Vinnytsia Oblast, Ukraine
The region around Vinnitsya, a city four hours southwest of Kiev, once boasted dozens of shtetls (Jewish villages) and hundreds of thousands of Jews. Today, those who survived the Cossacks, czars, Nazis and Communists -- and who chose not to emigrate to Israel or the United States -- number only several thousand.
After decades of Soviet-enforced atheism, few keep kosher or Shabbat and fewer read Hebrew -- but Jewish culture is beginning to thrive again.
"I only started observing Jewish holidays after the Soviet Union fell," says Yvgeny Zilbert, who runs Mishpakha, an organization devoted to rejunenating Vinnitsya's Jewish culture. "Now I´m making up for lost time," he says.
Zilbert's actions speak louder than his words. For example, around the Purim season every year, Zilbert reads the Book of Esther publicly more than a dozen times, making him the traveling celebration broker of the Vinnitsya region.
The Vinnitsya Jewish community shows particular enthusiasm for Klezmer music and Yiddish theater. Sasha Tsondekovich, a math teacher, manages a young Jewish theater group in his spare time. Tsondekovich's troupe performs Sholem Aleichem plays several times a month in former shtetls around the region.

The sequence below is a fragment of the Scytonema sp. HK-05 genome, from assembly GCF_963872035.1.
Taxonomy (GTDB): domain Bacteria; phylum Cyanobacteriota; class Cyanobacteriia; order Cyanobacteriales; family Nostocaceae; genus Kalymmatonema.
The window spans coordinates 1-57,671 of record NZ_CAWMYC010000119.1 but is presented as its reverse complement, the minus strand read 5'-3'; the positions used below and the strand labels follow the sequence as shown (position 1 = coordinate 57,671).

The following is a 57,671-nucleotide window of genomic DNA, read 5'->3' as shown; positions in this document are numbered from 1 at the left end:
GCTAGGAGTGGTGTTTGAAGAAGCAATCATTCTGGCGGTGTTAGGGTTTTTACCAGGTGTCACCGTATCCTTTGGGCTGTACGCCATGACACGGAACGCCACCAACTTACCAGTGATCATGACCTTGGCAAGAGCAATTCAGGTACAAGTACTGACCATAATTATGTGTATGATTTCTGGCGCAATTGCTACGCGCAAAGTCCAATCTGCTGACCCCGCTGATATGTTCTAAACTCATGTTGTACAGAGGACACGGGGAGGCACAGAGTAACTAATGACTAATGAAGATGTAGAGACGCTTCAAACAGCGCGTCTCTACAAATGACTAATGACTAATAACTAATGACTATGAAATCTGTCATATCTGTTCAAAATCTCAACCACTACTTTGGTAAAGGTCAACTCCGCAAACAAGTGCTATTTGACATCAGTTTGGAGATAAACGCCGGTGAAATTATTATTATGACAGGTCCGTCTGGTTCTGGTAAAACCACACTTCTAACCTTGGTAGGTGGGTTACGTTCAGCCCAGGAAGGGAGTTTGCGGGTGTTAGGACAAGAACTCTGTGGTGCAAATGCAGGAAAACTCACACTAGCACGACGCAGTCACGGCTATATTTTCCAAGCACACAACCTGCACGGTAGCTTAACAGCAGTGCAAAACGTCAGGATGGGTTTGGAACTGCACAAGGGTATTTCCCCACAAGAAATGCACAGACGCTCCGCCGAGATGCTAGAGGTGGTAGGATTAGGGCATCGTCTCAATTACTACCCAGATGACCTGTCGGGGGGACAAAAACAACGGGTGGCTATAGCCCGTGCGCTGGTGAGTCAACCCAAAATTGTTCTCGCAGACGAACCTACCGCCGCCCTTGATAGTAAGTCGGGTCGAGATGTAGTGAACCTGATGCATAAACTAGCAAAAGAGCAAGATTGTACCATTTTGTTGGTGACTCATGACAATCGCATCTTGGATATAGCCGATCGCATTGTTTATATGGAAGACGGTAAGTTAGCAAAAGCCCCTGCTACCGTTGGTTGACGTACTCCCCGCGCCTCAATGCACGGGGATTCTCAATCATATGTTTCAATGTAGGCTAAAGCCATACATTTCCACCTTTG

One afternoon in early Spring, Tsondekovich visits an elderly woman living 100 miles south of the regional capital, in the small town of Bershad. She last attended a Jewish function when Tsondekovich´s Chanukah play came to town.
"Oy vey, Maccabey!" shouts Vera Shvartsman Cheyved, 78, answering the door with a loving, toothless smile, unconcerned or unaware that the Maccabis pertain to Channukah, now long past.
"Oy," she repeats for emphasis, and the grin disappears momentarily as she says to Tsondekovich in Yiddish, "I've had a lot of bad things in my life."
Indeed, it is difficult to imagine an indignity she has been spared. She was ghettoized, orphaned, shot, starved, dressed in rags, left childless, torn from her husband, exiled, denied religious freedom and, more recently, stripped of adequate health care.
"But oh, how I love to sing!" Cheyved says, the light returning to her scarf-framed face as she clasps her chubby hands to her bosom like a little girl receiving a gift.
Cheyved props her enormous figure against the bed frame in her tiny flat. Playfully shaking in her massive blue housedress, she sings half a dozen romantic Yiddish songs.
Returning from Bershad, Tsondekovich remarks that Cheyved´s rosy demeanor is unsurprising. "Our sense of humor," he says of Vinnitsya´s Jews, "is how we survive."
Bryan Schwartz visited the remaining Jewish community of Ukraine’s Vinnitsya region in 2001 and presents its members in vivid text and photographs in his book with Jay Sand and Sandy Carter, Scattered Among the Nations.